JB: Administrative work this time around pretty much meant being chained to my laptop. This year was a steep learning curve for me. First, I spent a small lifetime on Photoshop, editing images for print and web and eventually learned that while I know how to use Photoshop quite well, I really need to learn how to better use my camera so I don’t need to spend so much time on Photoshop! Secondly, I came to terms with the realization that the Internet, blogs and Twitter are here to stay, and that I needed to get on board. I have resisted these things in the past, but after The Cheaper Show in June I benefited from a tiny explosion of favourable press on the web, and most of it was not from here in Vancouver, or even in Canada for that matter. I came to the realization that they way I presented myself and my work online was really, really important, and deciding what that was going to look like became a priority for me. One significant thing I did was create a site that all of my other projects and work feed into. I am working on a lot of different things at the moment and I felt like they were rather fragmented when you looked at my portfolio, when in essence they are all intricately connected. I decided to create a blog-based site called www.jessicabellmadethis.com that funnels all of the things I make into a stream, even those things that I don’t always feel are the strongest and that I would likely refrain from including in my portfolio. One of the qualities inherent in presenting work in this sort of manner is that process becomes very evident and I like seeing that, even for my own benefit.

ZP: What did it mean to you to be in the 2010 Cheaper Show?

JB: I can say with conviction that it was the single most important show I have participated in thus far. I am still surprised that I got in and still delighted with the entire experience of it all, beginning to end.  After it was over, a friend asked me what it felt like to have been a part of it and I said that I felt suddenly visible. When I went to pick up my cheque for my sold pieces from Graeme (Berglund) I had this moment of feeling like I really should have been paying him for the service that I received through he and the Cheaper Crew in being asked to participate. At the very least I should have baked him a pie or something. Graeme, if you read this, I owe you one pie.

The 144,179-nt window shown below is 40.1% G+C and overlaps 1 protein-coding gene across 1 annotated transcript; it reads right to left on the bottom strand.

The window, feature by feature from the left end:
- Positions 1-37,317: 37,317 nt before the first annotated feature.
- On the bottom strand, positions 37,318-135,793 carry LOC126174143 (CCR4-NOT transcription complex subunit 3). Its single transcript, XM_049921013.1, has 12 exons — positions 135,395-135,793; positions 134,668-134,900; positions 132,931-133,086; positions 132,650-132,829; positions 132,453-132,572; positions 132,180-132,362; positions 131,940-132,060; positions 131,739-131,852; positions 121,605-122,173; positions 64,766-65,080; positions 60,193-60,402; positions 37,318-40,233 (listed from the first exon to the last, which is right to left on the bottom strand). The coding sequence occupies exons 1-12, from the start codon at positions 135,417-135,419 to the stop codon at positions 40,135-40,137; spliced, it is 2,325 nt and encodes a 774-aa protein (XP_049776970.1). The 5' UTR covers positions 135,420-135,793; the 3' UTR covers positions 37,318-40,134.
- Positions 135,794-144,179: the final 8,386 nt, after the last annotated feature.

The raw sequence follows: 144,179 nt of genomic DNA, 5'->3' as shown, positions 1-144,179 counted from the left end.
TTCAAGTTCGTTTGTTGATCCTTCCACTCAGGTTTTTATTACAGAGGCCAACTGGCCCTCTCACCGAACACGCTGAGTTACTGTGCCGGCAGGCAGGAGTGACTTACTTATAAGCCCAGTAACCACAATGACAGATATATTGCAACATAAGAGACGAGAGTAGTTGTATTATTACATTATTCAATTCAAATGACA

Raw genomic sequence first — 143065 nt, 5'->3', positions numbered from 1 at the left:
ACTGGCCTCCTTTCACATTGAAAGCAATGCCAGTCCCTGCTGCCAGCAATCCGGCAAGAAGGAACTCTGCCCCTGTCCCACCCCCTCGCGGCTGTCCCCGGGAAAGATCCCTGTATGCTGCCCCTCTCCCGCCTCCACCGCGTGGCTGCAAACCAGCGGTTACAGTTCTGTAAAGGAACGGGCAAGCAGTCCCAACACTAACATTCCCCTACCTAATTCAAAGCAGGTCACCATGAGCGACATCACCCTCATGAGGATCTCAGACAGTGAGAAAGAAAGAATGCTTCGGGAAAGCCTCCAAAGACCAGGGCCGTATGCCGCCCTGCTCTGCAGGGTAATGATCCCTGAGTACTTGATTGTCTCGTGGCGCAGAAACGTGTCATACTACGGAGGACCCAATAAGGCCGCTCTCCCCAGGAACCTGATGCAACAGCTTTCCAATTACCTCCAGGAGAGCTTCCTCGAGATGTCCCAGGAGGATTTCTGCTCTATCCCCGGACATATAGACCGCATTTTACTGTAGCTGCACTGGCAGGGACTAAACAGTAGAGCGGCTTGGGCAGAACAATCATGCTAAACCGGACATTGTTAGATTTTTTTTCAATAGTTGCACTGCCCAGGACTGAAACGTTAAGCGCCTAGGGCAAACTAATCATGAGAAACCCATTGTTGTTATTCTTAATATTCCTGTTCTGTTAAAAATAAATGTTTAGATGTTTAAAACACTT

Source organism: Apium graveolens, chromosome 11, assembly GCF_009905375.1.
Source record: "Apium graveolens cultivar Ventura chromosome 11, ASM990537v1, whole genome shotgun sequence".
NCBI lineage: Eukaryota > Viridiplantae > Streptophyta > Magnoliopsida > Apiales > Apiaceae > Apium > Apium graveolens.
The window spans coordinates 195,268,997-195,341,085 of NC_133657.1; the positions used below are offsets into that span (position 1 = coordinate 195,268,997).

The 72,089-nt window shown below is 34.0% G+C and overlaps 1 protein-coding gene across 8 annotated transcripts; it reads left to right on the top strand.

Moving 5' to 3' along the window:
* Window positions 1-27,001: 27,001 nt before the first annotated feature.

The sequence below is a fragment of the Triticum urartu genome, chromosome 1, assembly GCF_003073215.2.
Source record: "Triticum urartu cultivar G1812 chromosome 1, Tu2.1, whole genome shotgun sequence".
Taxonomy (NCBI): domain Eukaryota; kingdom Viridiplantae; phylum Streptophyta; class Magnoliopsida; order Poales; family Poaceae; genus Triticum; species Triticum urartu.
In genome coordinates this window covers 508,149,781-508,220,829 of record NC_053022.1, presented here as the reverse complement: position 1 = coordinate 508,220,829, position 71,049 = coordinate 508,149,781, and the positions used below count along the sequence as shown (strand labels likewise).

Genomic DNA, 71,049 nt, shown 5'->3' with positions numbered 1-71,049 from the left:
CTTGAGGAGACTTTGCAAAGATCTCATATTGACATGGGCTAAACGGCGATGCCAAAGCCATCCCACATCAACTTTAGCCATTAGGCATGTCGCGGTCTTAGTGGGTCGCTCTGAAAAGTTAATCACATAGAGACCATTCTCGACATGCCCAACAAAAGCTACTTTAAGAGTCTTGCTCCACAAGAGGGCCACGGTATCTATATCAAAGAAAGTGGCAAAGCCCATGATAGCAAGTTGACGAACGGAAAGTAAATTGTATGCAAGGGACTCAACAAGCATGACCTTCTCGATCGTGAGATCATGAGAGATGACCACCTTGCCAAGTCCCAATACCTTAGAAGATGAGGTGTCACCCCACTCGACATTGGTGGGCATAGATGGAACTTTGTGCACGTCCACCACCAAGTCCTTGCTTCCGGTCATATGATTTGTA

ZP: Our last meet up was special to me because we share a lot of similar trepidations about getting ‘too commercial’. If the end result is to live off our work, increase the prices each year and eventually have it hanging in people’s homes, why does it matter so much how it gets sold? Why are we taking the way the work is being sold so seriously?

JB: I’m still trying to figure out why this matters so much and why I have so much apprehension in how I am perceived. I’m trying to trust my gut more and care less. If I were to articulate the fear of over commercialization, I would say that it does come down for me to a reluctance of the things I make as being treated and viewed as merely objects.  With the focus being more on ‘selling’ instead of ‘showing’ it feels like that treatment is imminent; I am delighted when people want my work for their homes but I always silently hope and pray that they want it in a different way than they want a really nice set of coasters, for example. While both are important, I want the response to the work I make to be more than just to the aesthetic or the utilitarian.

The conversation you and I had about ‘the end result’ really stuck with me. I had to ask myself what my end results or end goals in doing this are.  Right now I have three: making really good work, making it publicly accessible, and sustaining my practice. There is a lot of room for movement in there for how that happens if one can avoid getting tangled up in the hesitancies and fears.

ZP: Do you find that your studio practice is your favorite place to be? What does it mean to you to be in the studio full time?

JB: My studio practice is deeply good; it is the one place I know in my life when I can be completely undivided, and my time so purposely spent. I love that. I hate having to multi-task; I only ever want to do one thing at a time. My studio practice is where I can have that. I am so grateful to be able to be there full time, even with all of the conflicts on how to make a life from it. 

JESSICA BELL
www.jessicabellmadethis.com
www.jessicabellart.com
@oneseeproject

Stayed tuned for more artist profiles care of Zoe Pawlak. For more info on Zoe, visit her website, follow her on twitter!